Your Society's Executive Committee has given a great deal of time and thought to the Boundary Committee's 'Draft proposals for unitary local government in Norfolk and Suffolk'. Our submitted response runs to fourteen pages of reasoned arguments covering all five of the Secretary of State's criteria and most aspects of economic development, infrastructure and community interests. We realise that not all Society members will agree with this response, particularly those who advocate a single Suffolk authority, but on considering the whole range of present and future interests we have concluded as follows. This is the Executive Summary which prefaces our response.
'Of the two models recommended by the Boundary Committee for consultation, The Ipswich Society strongly supports the preferred proposal for two unitary authorities in Suffolk, comprising a North Haven unitary authority covering Ipswich, Felixstowe and connected areas; and a Suffolk unitary authority comprising the rest of the county.
'The Secretary of State's five criteria, and the range of services to be delivered, suggest an over-arching principle: that the boundaries for the new authorities in Suffolk should recognise the emergence of quite distinct communities of common interest, for both now and the future. The Society's original proposal recognised three such communities: an enlarged Ipswich, a Suffolk Coastal including Felixstowe and Lowestoft, and a Suffolk Rural. However, the popular support enjoyed by that model is not matched by the assessment of its economic viability. Of the two models deemed capable of satisfying all five criteria therefore, the Society recognises that the development needs of the North Haven area - to provide a focus for economic development and a strategic transport gateway for trade and tourism between the UK, mainland Europe and the world - are quite distinct from those of the rest of Suffolk, and will best be met by creating two distinct unitary authorities.
'Local government should indeed be local, but unitary authorities must be large enough to be viable. Ipswich is rightly proud of its eight centuries' tradition of self-determination under the Charter of 1200, and is now the focus for much new development, not least the establishment of a new university; but it is also recognisably a part of the wider North Haven region which boasts the expanding Port of Felixstowe and the thriving technology centre of Adastral Park at Martlesham. The demands for regional infrastructure, supporting services and shared amenities all require concerted strategic direction from a local authority committed to a clear vision for North Haven, and the active involvement of the communities participating in these developments. The Society strongly argues, moreover, that Westerfield and Tuddenham are properly part of the North Haven community of interest and should be included within that authority. We also note the interest expressed by Hadleigh.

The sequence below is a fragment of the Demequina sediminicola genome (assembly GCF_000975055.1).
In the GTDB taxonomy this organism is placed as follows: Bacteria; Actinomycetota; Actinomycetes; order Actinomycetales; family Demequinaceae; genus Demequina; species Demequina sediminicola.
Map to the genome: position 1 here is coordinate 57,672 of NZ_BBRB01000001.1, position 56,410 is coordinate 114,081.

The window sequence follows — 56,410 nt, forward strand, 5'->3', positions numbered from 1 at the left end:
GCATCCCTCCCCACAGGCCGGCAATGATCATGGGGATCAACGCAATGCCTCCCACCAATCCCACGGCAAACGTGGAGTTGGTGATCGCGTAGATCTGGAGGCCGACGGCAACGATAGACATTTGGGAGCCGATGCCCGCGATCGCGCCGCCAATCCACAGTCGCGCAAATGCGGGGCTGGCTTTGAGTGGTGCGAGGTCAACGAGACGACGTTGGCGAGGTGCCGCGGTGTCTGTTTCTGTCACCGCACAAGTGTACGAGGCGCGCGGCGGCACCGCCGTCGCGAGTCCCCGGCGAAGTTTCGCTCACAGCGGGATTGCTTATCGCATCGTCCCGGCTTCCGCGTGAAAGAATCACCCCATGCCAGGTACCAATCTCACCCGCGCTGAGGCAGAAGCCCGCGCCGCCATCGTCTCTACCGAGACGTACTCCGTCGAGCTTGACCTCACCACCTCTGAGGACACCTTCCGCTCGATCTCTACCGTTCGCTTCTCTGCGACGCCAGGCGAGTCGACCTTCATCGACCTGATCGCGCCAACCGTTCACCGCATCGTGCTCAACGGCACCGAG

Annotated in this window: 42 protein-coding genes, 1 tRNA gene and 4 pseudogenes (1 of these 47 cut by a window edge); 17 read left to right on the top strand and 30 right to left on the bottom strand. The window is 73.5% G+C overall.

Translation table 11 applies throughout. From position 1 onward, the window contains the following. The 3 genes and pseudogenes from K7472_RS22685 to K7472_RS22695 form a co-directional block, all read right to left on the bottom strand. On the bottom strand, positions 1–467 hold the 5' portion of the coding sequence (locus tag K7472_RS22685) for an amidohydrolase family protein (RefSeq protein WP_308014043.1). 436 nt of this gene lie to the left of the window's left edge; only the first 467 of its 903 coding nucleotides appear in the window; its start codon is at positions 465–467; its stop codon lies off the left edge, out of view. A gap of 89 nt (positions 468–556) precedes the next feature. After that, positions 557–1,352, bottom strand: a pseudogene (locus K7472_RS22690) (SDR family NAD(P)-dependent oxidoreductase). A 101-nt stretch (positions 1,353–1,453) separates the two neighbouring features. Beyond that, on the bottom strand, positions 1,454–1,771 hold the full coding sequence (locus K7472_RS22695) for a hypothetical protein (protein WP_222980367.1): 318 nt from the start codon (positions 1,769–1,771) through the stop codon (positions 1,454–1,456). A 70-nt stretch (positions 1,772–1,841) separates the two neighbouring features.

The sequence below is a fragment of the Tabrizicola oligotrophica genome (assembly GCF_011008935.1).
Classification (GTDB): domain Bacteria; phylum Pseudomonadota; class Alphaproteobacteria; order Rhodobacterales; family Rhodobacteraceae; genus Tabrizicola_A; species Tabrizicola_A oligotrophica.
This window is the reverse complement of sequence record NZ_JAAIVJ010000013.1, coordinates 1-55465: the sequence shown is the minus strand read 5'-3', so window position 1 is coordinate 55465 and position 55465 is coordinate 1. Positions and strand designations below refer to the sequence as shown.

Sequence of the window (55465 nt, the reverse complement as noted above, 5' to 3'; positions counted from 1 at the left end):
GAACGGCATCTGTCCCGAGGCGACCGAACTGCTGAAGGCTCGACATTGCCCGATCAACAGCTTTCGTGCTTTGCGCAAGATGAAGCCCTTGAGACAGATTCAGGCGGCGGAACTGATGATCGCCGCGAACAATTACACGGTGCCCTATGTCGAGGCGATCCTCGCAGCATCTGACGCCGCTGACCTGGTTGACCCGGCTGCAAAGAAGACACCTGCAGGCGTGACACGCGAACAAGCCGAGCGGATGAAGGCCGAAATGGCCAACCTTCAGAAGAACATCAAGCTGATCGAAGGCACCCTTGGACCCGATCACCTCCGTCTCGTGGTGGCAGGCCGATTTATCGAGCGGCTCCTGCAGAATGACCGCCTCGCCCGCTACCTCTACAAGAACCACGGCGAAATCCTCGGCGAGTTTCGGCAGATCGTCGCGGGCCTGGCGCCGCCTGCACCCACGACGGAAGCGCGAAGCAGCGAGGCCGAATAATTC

'In contrast, if Ipswich were subsumed into a single unitary authority for the whole of Suffolk, sheer weight of representation would result in rural interests being given priority over those of the urban regions, as has prevailed in matters governed by the present Suffolk County Council since 1974. Creating a single county-wide authority would reduce the self-governance of Ipswich even further, and the Society strongly endorses the Boundary Committee's understated conclusion that "the aspirations of Ipswich may not best be met under this model," with strategic consequences for the whole country.
'The Ipswich Society therefore supports Ipswich's future development as part of a North Haven unitary authority, ideally to be re-named "Orwell".'